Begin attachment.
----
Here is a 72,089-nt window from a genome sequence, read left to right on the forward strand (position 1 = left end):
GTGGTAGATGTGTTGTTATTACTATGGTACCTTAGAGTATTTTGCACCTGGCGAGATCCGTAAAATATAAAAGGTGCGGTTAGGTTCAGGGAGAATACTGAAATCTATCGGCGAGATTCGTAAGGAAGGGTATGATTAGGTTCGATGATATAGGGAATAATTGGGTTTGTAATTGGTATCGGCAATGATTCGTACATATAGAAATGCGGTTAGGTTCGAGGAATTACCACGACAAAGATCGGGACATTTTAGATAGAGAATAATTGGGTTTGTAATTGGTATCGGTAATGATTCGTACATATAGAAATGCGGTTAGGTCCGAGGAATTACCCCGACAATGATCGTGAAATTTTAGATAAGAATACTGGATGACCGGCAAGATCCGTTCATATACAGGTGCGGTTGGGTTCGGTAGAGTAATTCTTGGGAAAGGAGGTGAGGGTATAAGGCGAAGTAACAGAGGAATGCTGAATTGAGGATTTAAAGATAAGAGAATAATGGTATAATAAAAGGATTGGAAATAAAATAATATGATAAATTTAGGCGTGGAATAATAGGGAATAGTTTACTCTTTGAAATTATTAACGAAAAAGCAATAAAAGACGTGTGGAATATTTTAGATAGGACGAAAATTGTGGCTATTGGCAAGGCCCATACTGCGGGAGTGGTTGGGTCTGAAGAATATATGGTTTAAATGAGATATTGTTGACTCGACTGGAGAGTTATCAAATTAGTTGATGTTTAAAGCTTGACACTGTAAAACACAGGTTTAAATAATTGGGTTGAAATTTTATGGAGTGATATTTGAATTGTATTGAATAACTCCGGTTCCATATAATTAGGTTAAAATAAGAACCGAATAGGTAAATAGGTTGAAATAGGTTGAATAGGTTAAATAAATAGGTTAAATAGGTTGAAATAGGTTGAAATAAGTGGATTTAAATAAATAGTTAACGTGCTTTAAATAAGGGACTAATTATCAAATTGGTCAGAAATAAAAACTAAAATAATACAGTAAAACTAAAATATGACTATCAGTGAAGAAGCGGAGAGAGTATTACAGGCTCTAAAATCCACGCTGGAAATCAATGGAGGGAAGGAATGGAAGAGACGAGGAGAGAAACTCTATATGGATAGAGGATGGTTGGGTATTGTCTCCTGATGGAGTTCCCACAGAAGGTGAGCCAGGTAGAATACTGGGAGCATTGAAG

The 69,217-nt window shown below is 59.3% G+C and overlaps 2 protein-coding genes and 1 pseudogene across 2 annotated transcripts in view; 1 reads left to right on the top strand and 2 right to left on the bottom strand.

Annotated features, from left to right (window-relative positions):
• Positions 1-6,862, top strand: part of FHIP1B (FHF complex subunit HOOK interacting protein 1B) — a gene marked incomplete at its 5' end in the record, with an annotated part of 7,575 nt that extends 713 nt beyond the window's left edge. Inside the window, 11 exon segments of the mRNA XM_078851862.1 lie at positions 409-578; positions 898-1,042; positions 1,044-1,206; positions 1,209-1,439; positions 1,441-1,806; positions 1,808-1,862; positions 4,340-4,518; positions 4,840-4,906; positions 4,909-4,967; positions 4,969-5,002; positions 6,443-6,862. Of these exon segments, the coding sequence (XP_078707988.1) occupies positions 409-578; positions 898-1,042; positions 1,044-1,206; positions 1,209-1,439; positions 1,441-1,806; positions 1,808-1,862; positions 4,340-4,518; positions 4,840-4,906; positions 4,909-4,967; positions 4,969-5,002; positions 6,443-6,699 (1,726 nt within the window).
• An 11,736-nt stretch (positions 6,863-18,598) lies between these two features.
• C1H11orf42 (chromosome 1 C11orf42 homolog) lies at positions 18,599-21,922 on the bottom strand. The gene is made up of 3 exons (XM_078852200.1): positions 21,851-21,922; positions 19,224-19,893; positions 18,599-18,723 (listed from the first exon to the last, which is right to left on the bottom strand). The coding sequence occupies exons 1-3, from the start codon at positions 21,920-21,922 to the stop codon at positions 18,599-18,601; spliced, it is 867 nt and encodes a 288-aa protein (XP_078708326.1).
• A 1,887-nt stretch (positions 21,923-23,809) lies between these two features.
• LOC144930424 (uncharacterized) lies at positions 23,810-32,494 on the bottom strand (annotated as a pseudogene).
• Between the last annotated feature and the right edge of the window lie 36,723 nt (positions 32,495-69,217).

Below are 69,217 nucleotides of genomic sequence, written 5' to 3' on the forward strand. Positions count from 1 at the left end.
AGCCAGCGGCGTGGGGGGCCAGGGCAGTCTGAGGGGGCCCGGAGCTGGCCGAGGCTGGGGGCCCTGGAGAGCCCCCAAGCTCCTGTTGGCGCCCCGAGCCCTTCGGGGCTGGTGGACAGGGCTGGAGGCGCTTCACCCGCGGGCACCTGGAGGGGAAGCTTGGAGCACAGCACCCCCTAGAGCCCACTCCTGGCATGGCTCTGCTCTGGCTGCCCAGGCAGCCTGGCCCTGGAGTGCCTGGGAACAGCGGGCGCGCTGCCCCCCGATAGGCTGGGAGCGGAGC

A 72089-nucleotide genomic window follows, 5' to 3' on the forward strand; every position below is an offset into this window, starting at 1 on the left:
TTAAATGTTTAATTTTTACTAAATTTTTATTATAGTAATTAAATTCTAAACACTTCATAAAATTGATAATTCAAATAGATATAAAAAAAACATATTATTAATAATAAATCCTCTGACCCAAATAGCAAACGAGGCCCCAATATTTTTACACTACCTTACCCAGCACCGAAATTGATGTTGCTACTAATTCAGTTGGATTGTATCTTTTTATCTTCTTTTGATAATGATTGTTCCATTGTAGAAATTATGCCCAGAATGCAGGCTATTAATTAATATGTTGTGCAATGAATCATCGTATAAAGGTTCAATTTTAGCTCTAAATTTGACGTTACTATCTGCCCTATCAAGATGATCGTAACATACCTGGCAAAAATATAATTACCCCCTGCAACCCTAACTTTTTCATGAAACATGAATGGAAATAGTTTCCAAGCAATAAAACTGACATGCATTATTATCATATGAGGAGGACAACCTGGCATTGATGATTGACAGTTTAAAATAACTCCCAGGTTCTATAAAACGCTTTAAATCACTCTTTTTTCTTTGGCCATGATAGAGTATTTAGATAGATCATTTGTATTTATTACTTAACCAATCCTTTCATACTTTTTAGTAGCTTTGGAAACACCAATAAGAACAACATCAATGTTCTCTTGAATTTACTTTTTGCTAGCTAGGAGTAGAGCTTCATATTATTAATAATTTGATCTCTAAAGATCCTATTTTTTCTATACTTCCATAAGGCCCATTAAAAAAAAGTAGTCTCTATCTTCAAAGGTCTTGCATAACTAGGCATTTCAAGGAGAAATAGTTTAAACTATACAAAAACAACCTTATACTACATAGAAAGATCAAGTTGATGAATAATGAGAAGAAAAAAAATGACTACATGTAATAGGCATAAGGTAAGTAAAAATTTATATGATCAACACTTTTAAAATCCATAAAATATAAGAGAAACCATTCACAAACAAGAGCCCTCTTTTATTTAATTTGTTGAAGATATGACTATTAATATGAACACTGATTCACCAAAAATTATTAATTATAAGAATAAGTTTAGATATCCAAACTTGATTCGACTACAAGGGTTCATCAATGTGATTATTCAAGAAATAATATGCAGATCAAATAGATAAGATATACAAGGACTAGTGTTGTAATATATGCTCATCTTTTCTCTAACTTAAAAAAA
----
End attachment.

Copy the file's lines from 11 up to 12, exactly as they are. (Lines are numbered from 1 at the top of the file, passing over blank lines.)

Below are 69,217 nucleotides of genomic sequence, written 5' to 3' on the forward strand. Positions count from 1 at the left end.
AGCCAGCGGCGTGGGGGGCCAGGGCAGTCTGAGGGGGCCCGGAGCTGGCCGAGGCTGGGGGCCCTGGAGAGCCCCCAAGCTCCTGTTGGCGCCCCGAGCCCTTCGGGGCTGGTGGACAGGGCTGGAGGCGCTTCACCCGCGGGCACCTGGAGGGGAAGCTTGGAGCACAGCACCCCCTAGAGCCCACTCCTGGCATGGCTCTGCTCTGGCTGCCCAGGCAGCCTGGCCCTGGAGTGCCTGGGAACAGCGGGCGCGCTGCCCCCCGATAGGCTGGGAGCGGAGC